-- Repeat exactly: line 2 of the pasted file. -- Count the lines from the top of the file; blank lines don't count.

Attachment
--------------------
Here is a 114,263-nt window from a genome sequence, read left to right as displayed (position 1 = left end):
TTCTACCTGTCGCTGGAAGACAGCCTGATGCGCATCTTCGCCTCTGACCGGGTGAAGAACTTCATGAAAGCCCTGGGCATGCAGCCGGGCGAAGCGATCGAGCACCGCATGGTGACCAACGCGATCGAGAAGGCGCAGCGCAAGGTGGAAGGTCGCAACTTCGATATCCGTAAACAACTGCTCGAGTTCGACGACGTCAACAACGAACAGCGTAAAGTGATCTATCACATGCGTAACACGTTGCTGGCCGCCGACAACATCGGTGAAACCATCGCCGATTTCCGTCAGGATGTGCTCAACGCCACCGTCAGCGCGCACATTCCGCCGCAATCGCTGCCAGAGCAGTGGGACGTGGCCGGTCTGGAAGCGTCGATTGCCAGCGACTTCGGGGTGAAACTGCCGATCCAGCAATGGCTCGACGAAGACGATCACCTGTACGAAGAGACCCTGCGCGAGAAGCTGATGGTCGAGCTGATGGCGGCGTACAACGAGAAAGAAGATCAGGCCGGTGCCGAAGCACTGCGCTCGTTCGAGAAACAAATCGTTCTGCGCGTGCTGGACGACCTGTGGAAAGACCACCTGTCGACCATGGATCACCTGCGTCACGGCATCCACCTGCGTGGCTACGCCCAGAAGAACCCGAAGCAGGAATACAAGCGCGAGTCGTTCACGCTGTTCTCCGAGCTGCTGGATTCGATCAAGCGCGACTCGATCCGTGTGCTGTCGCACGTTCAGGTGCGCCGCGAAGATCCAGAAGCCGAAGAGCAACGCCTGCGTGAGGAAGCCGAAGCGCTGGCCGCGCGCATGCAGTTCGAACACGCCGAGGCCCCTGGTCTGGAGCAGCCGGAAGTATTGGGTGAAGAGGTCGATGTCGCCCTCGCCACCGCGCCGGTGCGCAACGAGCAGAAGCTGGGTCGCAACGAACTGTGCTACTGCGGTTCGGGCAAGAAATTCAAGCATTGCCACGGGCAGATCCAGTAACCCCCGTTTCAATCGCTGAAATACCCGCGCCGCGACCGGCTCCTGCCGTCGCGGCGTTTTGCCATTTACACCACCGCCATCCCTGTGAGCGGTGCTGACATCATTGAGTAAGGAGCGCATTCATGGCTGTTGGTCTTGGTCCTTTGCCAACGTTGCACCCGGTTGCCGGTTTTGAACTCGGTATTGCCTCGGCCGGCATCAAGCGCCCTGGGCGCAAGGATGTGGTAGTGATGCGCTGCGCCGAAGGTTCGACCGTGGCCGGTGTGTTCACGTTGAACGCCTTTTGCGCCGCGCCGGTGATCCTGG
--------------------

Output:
TTCTACCTGTCGCTGGAAGACAGCCTGATGCGCATCTTCGCCTCTGACCGGGTGAAGAACTTCATGAAAGCCCTGGGCATGCAGCCGGGCGAAGCGATCGAGCACCGCATGGTGACCAACGCGATCGAGAAGGCGCAGCGCAAGGTGGAAGGTCGCAACTTCGATATCCGTAAACAACTGCTCGAGTTCGACGACGTCAACAACGAACAGCGTAAAGTGATCTATCACATGCGTAACACGTTGCTGGCCGCCGACAACATCGGTGAAACCATCGCCGATTTCCGTCAGGATGTGCTCAACGCCACCGTCAGCGCGCACATTCCGCCGCAATCGCTGCCAGAGCAGTGGGACGTGGCCGGTCTGGAAGCGTCGATTGCCAGCGACTTCGGGGTGAAACTGCCGATCCAGCAATGGCTCGACGAAGACGATCACCTGTACGAAGAGACCCTGCGCGAGAAGCTGATGGTCGAGCTGATGGCGGCGTACAACGAGAAAGAAGATCAGGCCGGTGCCGAAGCACTGCGCTCGTTCGAGAAACAAATCGTTCTGCGCGTGCTGGACGACCTGTGGAAAGACCACCTGTCGACCATGGATCACCTGCGTCACGGCATCCACCTGCGTGGCTACGCCCAGAAGAACCCGAAGCAGGAATACAAGCGCGAGTCGTTCACGCTGTTCTCCGAGCTGCTGGATTCGATCAAGCGCGACTCGATCCGTGTGCTGTCGCACGTTCAGGTGCGCCGCGAAGATCCAGAAGCCGAAGAGCAACGCCTGCGTGAGGAAGCCGAAGCGCTGGCCGCGCGCATGCAGTTCGAACACGCCGAGGCCCCTGGTCTGGAGCAGCCGGAAGTATTGGGTGAAGAGGTCGATGTCGCCCTCGCCACCGCGCCGGTGCGCAACGAGCAGAAGCTGGGTCGCAACGAACTGTGCTACTGCGGTTCGGGCAAGAAATTCAAGCATTGCCACGGGCAGATCCAGTAACCCCCGTTTCAATCGCTGAAATACCCGCGCCGCGACCGGCTCCTGCCGTCGCGGCGTTTTGCCATTTACACCACCGCCATCCCTGTGAGCGGTGCTGACATCATTGAGTAAGGAGCGCATTCATGGCTGTTGGTCTTGGTCCTTTGCCAACGTTGCACCCGGTTGCCGGTTTTGAACTCGGTATTGCCTCGGCCGGCATCAAGCGCCCTGGGCGCAAGGATGTGGTAGTGATGCGCTGCGCCGAAGGTTCGACCGTGGCCGGTGTGTTCACGTTGAACGCCTTTTGCGCCGCGCCGGTGATCCTGG